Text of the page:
What is White Sauce?
White sauce is a light-colored, usually tasteless sauce that is used to enhance the flavor of a wide variety of foods; sometimes salt or sugar may be added to give it the required taste. In the olden days, before refrigeration, such sauces were apparently used with impunity to disguise the rancid tastes of spoiled foodstuffs. In present times, this sauce is considered one the most essential bases, or mother sauces, of French cuisine.
The French appropriated and modified the white sauce in the 17th century from a similar sauce that was used in Italian cuisine. The first official mention of white sauce appears in Chef François Pierre La Varenne's 1651 edition of the gastronomic compilation Le Cuisiner François, or "The Cuisine of France." The sauce was called Béchamel sauce, after the French financier and courtier Louis de Béchameil, Marquis de Nointel.
In its very basic form, white sauce is prepared by mixing flour and butter and whisking the mixture into milk. To begin, milk is scalded and then set aside. The butter is melted in a pan on a low flame and the flour is folded in. The mixture is stirred to keep it smooth and care is taken to avoid browning the buttered flour.
This flour mix is then added to the scalded milk gradually, stirring the milk all the while to prevent the formation of lumps. It is also possible to make this sauce the other way around, by adding the milk gradually to the flour mix while whisking continuously. The smooth white sauce is allowed to come to boil and it is then simmered on low heat for a while. It is essential to keep stirring the sauce all this time so it doesn't stick to the pan or turn lumpy. When the desired sauce consistency or thickness is achieved, the sauce can be taken off the flame.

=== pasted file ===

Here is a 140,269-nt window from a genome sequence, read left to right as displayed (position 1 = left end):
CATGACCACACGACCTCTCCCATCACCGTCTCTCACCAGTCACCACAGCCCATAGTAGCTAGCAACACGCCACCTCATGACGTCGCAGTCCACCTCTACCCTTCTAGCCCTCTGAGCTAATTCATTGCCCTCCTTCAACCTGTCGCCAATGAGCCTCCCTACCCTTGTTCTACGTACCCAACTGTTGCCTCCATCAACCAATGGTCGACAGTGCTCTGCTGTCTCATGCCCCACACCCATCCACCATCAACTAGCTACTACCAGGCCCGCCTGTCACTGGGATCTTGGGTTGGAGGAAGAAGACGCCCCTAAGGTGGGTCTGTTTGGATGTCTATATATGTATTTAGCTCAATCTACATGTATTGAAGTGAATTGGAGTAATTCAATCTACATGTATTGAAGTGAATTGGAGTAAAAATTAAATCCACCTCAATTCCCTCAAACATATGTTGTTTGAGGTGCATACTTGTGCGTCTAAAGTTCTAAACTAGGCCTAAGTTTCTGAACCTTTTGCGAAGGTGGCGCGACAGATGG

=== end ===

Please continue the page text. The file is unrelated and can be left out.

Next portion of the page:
Béchamel sauce, which is called besciamella in Italian, can now be used to prepare a whole host of other types of sauces and dishes. One such sauce is Mornay sauce which is made by adding cheese to the mix. Some of the other sauces include the onion and cheese concoction Soubise sauce, and the crayfish, cream and butter combination known as Nantua sauce. White sauce is also used as a base in various soups, stews, gravies and casseroles.
It's just a good cooking skill to know how to do a basic white sauce. I learned fairly early on, and it's been a base for a lot of things. It's an excellent base for a curry sauce if all you have are onions and curry powder. Not very authentic, perhaps, but certainly tasty.
Making a white sauce is not difficult. The main thing the cook needs to do is slow down, read the recipe through and stay with the sauce on the stove. You can't walk away and leave it. That is a recipe for disaster. Just not a good idea.
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